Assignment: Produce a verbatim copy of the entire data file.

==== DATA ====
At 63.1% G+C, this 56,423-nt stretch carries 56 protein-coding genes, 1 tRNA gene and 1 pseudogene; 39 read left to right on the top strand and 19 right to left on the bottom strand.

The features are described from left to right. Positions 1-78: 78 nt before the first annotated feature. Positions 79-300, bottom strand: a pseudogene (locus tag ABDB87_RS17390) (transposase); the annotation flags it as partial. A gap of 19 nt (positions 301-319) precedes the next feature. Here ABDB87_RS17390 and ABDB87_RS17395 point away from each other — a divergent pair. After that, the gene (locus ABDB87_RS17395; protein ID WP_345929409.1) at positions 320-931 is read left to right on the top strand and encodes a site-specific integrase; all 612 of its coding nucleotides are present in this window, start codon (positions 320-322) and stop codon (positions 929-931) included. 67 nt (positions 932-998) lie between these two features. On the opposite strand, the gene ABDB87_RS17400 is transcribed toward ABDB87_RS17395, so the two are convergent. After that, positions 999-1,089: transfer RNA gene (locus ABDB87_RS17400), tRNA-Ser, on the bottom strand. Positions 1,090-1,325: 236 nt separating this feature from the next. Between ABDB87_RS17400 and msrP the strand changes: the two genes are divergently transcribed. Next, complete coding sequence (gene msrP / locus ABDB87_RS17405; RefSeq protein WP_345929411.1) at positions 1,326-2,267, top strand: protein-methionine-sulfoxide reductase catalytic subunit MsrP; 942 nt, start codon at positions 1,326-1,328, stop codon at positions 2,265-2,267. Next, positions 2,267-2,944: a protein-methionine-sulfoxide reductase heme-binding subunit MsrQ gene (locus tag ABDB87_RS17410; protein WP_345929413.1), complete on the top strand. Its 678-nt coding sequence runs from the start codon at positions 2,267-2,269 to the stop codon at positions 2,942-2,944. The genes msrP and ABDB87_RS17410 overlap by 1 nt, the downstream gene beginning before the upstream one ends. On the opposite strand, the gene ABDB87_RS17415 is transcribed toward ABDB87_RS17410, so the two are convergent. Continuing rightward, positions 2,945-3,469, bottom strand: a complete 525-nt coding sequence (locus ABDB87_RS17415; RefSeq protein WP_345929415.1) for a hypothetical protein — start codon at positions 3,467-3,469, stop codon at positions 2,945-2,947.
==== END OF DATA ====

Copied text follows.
At 63.1% G+C, this 56,423-nt stretch carries 56 protein-coding genes, 1 tRNA gene and 1 pseudogene; 39 read left to right on the top strand and 19 right to left on the bottom strand.

The features are described from left to right. Positions 1-78: 78 nt before the first annotated feature. Positions 79-300, bottom strand: a pseudogene (locus tag ABDB87_RS17390) (transposase); the annotation flags it as partial. A gap of 19 nt (positions 301-319) precedes the next feature. Here ABDB87_RS17390 and ABDB87_RS17395 point away from each other — a divergent pair. After that, the gene (locus ABDB87_RS17395; protein ID WP_345929409.1) at positions 320-931 is read left to right on the top strand and encodes a site-specific integrase; all 612 of its coding nucleotides are present in this window, start codon (positions 320-322) and stop codon (positions 929-931) included. 67 nt (positions 932-998) lie between these two features. On the opposite strand, the gene ABDB87_RS17400 is transcribed toward ABDB87_RS17395, so the two are convergent. After that, positions 999-1,089: transfer RNA gene (locus ABDB87_RS17400), tRNA-Ser, on the bottom strand. Positions 1,090-1,325: 236 nt separating this feature from the next. Between ABDB87_RS17400 and msrP the strand changes: the two genes are divergently transcribed. Next, complete coding sequence (gene msrP / locus ABDB87_RS17405; RefSeq protein WP_345929411.1) at positions 1,326-2,267, top strand: protein-methionine-sulfoxide reductase catalytic subunit MsrP; 942 nt, start codon at positions 1,326-1,328, stop codon at positions 2,265-2,267. Next, positions 2,267-2,944: a protein-methionine-sulfoxide reductase heme-binding subunit MsrQ gene (locus tag ABDB87_RS17410; protein WP_345929413.1), complete on the top strand. Its 678-nt coding sequence runs from the start codon at positions 2,267-2,269 to the stop codon at positions 2,942-2,944. The genes msrP and ABDB87_RS17410 overlap by 1 nt, the downstream gene beginning before the upstream one ends. On the opposite strand, the gene ABDB87_RS17415 is transcribed toward ABDB87_RS17410, so the two are convergent. Continuing rightward, positions 2,945-3,469, bottom strand: a complete 525-nt coding sequence (locus ABDB87_RS17415; RefSeq protein WP_345929415.1) for a hypothetical protein — start codon at positions 3,467-3,469, stop codon at positions 2,945-2,947.